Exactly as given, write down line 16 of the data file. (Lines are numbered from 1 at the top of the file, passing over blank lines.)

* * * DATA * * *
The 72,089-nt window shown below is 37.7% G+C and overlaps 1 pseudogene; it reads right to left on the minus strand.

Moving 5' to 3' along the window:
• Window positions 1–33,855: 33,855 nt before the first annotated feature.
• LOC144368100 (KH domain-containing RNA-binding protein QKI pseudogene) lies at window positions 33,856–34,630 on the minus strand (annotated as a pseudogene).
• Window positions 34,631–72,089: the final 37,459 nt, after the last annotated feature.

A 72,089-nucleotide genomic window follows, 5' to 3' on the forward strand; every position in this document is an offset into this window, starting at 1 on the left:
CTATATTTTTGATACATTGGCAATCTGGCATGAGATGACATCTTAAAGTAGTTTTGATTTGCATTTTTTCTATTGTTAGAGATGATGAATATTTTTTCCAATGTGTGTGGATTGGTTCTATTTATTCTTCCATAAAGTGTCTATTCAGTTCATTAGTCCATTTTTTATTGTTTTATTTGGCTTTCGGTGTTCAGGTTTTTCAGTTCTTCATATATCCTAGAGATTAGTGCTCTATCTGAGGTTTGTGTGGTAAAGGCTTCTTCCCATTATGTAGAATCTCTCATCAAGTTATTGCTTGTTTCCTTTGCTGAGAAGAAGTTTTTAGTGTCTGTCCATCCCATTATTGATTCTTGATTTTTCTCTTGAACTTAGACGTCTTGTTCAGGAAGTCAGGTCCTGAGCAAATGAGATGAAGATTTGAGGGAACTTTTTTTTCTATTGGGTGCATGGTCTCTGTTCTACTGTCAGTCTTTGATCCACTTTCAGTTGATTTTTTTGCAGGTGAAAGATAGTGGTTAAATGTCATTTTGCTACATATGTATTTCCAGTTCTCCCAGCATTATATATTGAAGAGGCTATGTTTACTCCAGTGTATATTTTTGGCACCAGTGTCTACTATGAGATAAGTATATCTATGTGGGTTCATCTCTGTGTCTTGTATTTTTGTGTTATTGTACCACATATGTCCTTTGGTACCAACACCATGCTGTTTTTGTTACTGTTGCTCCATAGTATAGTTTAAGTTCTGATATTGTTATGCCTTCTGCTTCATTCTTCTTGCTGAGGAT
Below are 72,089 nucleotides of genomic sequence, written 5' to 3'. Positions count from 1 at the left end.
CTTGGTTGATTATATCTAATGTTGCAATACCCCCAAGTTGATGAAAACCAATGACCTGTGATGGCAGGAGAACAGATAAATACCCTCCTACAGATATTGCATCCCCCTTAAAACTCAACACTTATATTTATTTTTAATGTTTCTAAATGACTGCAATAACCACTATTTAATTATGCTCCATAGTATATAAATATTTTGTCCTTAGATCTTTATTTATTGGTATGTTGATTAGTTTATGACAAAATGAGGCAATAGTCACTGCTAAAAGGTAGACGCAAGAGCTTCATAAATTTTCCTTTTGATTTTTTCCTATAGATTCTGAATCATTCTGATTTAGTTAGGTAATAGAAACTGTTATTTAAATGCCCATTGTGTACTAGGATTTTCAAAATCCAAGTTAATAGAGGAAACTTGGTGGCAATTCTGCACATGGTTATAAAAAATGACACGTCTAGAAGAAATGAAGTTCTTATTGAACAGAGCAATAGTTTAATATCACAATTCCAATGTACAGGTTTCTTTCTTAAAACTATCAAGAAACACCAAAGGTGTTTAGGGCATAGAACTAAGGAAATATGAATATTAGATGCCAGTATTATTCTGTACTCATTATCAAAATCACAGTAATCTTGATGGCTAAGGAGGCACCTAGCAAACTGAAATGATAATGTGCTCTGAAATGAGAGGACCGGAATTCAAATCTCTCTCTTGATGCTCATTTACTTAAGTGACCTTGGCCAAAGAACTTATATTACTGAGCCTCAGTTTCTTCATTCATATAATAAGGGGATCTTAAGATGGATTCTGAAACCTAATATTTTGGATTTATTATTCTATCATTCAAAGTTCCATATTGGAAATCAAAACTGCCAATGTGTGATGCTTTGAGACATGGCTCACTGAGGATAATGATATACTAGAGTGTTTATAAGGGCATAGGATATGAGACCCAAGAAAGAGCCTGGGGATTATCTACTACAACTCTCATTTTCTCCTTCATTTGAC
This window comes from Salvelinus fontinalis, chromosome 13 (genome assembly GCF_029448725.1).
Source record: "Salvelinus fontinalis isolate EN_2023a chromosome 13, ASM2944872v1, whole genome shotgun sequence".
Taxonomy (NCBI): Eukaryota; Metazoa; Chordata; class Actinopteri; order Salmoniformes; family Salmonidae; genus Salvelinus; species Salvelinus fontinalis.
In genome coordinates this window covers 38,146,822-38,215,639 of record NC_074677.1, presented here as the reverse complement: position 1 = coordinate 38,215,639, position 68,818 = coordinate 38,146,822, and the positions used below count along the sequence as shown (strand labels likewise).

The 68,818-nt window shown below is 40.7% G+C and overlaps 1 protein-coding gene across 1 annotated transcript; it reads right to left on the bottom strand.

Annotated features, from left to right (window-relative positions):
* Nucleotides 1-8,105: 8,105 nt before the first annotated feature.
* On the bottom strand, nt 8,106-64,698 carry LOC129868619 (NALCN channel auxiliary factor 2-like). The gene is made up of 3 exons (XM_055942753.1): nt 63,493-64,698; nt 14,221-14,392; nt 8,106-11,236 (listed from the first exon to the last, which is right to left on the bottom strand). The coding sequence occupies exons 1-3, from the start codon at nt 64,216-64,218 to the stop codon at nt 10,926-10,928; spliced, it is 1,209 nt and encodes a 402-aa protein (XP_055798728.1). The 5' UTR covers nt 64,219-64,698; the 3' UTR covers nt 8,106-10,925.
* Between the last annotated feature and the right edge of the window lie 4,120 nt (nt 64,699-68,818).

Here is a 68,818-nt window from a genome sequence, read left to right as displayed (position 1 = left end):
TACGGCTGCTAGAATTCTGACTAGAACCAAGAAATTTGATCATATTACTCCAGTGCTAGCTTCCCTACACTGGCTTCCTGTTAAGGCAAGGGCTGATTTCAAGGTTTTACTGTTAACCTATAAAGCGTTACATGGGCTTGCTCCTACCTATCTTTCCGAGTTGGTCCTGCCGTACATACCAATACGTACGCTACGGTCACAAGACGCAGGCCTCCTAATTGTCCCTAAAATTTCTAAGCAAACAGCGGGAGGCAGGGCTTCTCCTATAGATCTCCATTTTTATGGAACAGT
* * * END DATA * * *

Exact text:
* Nucleotides 1-8,105: 8,105 nt before the first annotated feature.